View from Montparnasse Tower (2013)

Saturday, May 16, 2015

Day 11

It's hard to believe that we leave for home a week from today...we don't like to think about it.

We got a fairly early (for us) start this morning and rode the #38 bus up to Gare du Nord, transferred to the #26, and got off at the top of the Canal St. Martin.  The canal was built in the early 19th century to bring fresh water down to Paris.  You can take a 2-hour boat cruise up the canal, walk the length of it, or ride the bus or Metro to a point, stroll a bit of it, then move on, which is what we did.  Actually, we strolled along the Bassin de la Villette, which is above the canal.  We watched a boat go through one of the locks (there are 9 of them, which explains why it takes 2 hours to cruise through it.  We walked up one side of the bassin, crossed over a bridge and walked down the other side.  There were several rowers out. It looked like they might have been practicing for a race because it appeared there was a coach out there shouting directions to them.

We went into McDonalds for the first time today.  When we walked in the door, an old gentleman took one look at us, pointed upwards, and said "toilettes."  I wonder how he knew why we were there...  We had to go up to the 3rd floor (2nd in France - still the same number of steps) to get there.  We actually bought a frappe, which in France is more like a milkshake than a smoothie, but it was small and pretty good.

We got back on the #26 and got off at Place Gambetta, which I think is one of the prettiest traffic circles in Paris with a modern fountain in the center, lots of shops and cafes around it, and the Mairie for the 20th Arrondissement on one side.  In Paris, the Hotel de Ville is the city hall for the City of Paris, but each of the 20 arrondissements (districts) also has its own city hall, which is called the mairie.  We stopped at Cafe Gambetta for lunch and had really good caesar salads.  These are not much like the caesar salads we are used to -- the French has sort of recreated them -- but they are very good with chicken, tomato, hard boiled egg, and slices of Parmesan cheese.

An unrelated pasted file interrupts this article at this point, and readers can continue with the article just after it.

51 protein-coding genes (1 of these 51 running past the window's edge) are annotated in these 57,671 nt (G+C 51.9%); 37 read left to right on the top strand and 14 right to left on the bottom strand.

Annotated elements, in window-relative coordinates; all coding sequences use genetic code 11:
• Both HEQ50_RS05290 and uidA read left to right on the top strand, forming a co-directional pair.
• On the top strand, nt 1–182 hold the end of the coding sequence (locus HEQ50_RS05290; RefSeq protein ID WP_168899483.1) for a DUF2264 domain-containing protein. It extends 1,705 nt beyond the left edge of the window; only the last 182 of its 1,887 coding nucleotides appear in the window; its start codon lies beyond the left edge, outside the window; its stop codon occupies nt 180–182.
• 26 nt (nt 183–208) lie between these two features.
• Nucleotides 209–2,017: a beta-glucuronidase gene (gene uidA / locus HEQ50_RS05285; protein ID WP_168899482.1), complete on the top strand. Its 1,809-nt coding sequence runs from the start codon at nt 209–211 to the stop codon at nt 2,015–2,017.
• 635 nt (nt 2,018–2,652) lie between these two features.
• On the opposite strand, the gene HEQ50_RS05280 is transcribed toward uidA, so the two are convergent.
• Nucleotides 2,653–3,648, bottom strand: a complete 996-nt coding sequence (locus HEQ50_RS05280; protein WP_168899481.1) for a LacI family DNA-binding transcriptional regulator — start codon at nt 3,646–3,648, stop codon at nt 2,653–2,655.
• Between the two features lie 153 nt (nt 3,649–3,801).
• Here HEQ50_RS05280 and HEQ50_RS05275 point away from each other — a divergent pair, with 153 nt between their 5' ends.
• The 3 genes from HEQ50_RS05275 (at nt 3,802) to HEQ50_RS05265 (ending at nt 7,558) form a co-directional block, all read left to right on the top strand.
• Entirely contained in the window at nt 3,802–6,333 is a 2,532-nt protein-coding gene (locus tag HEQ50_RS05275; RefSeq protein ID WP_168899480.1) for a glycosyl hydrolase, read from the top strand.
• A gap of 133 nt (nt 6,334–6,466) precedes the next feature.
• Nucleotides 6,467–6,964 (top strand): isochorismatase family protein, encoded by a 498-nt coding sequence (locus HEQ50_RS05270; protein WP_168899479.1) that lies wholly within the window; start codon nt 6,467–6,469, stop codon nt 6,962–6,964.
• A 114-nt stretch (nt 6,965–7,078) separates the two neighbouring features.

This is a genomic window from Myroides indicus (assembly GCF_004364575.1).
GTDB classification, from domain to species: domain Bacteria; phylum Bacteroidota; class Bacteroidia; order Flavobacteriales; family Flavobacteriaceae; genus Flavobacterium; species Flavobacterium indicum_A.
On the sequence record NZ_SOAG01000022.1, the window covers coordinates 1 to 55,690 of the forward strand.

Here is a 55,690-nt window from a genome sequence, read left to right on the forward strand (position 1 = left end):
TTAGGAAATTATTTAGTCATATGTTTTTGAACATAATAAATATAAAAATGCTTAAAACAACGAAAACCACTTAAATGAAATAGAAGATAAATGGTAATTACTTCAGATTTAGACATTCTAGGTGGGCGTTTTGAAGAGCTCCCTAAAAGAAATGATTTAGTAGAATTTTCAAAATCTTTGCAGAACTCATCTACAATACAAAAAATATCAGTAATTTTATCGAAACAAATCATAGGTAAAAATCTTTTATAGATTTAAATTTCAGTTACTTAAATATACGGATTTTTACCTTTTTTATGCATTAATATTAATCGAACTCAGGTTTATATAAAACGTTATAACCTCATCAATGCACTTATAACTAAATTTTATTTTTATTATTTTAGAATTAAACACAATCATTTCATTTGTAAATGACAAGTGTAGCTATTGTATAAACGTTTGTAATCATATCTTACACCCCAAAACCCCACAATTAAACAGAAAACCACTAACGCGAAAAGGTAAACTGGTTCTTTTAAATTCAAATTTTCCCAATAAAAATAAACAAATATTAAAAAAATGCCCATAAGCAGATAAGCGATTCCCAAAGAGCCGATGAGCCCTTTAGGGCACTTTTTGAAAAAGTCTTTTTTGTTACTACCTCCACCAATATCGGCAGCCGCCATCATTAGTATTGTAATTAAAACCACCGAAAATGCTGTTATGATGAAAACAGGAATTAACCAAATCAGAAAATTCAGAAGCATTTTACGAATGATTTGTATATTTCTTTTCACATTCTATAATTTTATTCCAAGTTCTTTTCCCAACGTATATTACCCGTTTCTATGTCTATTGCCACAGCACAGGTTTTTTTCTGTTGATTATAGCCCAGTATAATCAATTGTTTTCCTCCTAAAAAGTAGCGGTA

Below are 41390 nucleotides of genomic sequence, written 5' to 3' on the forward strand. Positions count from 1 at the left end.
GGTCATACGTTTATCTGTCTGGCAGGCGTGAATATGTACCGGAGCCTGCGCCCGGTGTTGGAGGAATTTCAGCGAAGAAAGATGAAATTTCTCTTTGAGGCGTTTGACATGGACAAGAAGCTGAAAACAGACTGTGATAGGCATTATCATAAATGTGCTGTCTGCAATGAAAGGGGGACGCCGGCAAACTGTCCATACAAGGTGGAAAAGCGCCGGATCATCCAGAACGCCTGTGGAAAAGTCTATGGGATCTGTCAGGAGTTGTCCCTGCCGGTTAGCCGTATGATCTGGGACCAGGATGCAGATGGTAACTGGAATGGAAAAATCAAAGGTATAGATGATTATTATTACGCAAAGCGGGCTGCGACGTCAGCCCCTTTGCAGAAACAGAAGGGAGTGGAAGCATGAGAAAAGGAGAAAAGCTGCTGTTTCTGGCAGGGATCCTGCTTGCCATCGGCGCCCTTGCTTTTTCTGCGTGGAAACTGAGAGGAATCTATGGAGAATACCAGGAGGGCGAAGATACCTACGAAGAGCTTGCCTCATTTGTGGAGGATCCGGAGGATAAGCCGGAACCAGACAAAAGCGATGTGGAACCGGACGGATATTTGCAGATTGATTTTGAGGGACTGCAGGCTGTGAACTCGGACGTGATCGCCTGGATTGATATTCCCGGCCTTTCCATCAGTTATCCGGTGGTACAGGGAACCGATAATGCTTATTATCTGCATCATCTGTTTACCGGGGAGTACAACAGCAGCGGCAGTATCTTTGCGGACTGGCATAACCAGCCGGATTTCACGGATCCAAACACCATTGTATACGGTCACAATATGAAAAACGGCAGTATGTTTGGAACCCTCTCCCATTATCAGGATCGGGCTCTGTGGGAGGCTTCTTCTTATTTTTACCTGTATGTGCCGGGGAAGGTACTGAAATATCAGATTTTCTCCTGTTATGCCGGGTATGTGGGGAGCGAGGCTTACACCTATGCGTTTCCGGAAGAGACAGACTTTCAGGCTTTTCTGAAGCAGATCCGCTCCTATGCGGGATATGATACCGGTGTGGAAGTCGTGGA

After lunch we walked over to Pere Lachaise Cemetery, which is named for the confessor of Louis XIV.  It was built in the mid 1700s when the area was the hinder lands outside of Paris.  In the early 19th century, the remains of several famous people were moved to the cemetery to make it more popular because Parisians thought it was too far out of the city. There is space for 70,000 burial places and people are still being buried there.  Unfortunately, Kathy and I didn't have a map, so just wandered around without seeing any of the famous tombs.  The cemetery is very crowded with interesting structures on the graves.  Some look like little houses, some have stained glass, others have statues.  Some of the statues reflect the person's sense of humor or other characteristic.  The cemetery is built on the side of hill.  We started at the top and kept walking downward toward the main entrance.  We rode the #69 bus, getting off on Rue de Rivoli and walked up Rue St. Martin (our street) about five blocks to the apartment.  One the way we stopped at Amorino for dessert and at the G20 super market for supplies.

We are having dinner at a little restaurant down on the corner.  We walked by one time and what we saw people eating looked pretty good.  Update: The restaurant, MG Road is very good.  The food is French with Indian flavors.  I had duck with a curry sauce and polenta.  The sauce was quite spicy.  Kathy had salmon with mashed potatoes - the salmon was cooked a little too rare for her.  My duck was cooked medium and was perfect; however, the menu indicated "rare" so I asked to have it cooked a little more.  For dessert we shared some Indian ice cream flavored with cardamon and drizzled with caramel.  Our waitress was really cute and spoke excellent English.  She's a student working on a masters degree in finance.  She spent quite a lot of time taking to us.  It was a very enjoyable dinner.

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